• Administrative unit: This game helps you add a statement for an administrative entity and its value, to the items which already have the coordinates data. The game shows a preview of the place on a map based on the coordinates. This map can be used to decide the administration. The options are also suggested to the user.
  • Kaspar's Persondata games: This game suggests the places, dates, aliases, and descriptions, for items, based on the data from the Persondata from Wikipedia. Though the Persondata is not active on Wikipedia now, the existing data is being used by the game to improve items on Wikidata. Sometimes, the information present in the lead or the infobox may also be considered.
  • Other games include:
    • "African Americans" game was created to support the Black History Month 2017, which helps you to set an ethnicity tag for African American people.
    • "Primary sources" help you to add a third-party site, as a source for the statement. Please make sure the website contains a source for the statement in question
    • "Mix n Match" helps you to verify that an entry in an external catalogue matches a given Wikidata item. Decisions count as mix'n'match actions.
    • "Source MetaData" may be useful to identify a scientist on a publication. In the preview, both the name of the publication and the suggested name of the person, are previewed to the user.

If you have a game that you would like to add and play, that can be done to the Distributed Game, which allows you to add your own game by adding the API URL. The documentation for the same can be seen here.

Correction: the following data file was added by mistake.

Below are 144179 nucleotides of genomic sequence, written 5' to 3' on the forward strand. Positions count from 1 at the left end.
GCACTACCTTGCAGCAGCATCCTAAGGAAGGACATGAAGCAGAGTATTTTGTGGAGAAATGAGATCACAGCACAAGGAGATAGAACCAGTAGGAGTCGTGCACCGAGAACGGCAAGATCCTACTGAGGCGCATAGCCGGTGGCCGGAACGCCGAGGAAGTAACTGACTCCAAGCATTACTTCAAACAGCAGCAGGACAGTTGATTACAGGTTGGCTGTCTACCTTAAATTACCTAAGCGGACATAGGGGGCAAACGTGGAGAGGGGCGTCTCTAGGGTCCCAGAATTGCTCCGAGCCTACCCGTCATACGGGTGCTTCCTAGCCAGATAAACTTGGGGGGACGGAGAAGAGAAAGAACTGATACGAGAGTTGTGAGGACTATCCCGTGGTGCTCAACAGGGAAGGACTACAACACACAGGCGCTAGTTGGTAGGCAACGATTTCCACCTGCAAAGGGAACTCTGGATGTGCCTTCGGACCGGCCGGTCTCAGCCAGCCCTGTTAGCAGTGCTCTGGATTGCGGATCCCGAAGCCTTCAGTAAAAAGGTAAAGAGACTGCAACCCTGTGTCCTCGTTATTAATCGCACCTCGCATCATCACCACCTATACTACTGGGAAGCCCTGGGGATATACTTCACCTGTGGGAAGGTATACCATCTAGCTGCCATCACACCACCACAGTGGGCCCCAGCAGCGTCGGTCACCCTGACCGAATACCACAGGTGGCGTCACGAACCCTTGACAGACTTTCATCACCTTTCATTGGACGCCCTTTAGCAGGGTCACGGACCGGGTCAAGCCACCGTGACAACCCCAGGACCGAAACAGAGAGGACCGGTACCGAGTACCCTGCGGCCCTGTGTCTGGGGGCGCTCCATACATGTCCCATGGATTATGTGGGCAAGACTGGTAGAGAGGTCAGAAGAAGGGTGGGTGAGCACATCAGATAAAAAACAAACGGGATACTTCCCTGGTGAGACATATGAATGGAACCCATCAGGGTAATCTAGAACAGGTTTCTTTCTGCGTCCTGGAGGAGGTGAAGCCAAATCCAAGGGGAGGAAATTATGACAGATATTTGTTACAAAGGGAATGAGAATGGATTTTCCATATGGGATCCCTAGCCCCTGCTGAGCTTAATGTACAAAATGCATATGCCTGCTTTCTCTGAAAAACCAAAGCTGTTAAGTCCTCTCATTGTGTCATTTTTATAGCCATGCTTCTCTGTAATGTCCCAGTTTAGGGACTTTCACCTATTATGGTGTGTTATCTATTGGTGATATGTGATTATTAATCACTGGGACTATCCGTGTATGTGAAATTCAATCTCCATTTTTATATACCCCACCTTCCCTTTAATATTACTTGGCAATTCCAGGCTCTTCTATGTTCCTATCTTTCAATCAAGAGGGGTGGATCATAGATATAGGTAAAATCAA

With the help of technical contributors, a new game, focused for a particular campaign can be built. An example of such case is the "African Americans" game, which was created for Black History Month 2017. Such campaigns, focusing on the improvement of specific set items, or properties, can be great fun using this tool.

Note: These games may be used under your username, via OAuth. Even though the tool makes the edits on Wikidata, on behalf of you, since you are the one accepting these suggestions and giving the approval to publish, you are responsible for these edits. Every game screen has a "Not sure" button; when in doubt, do not be afraid to use it!

License: Attribution-ShareAlike 4.0 International (CC BY-SA 4.0)


  1. In Wikidata, a concept, topic, or object is represented by an item. Each item is accorded its own page. A statement is how the information we know about an item - the data we have about it - gets recorded in Wikidata.This happens by pairing a property with at least one value; this pair is at the heart of a statement.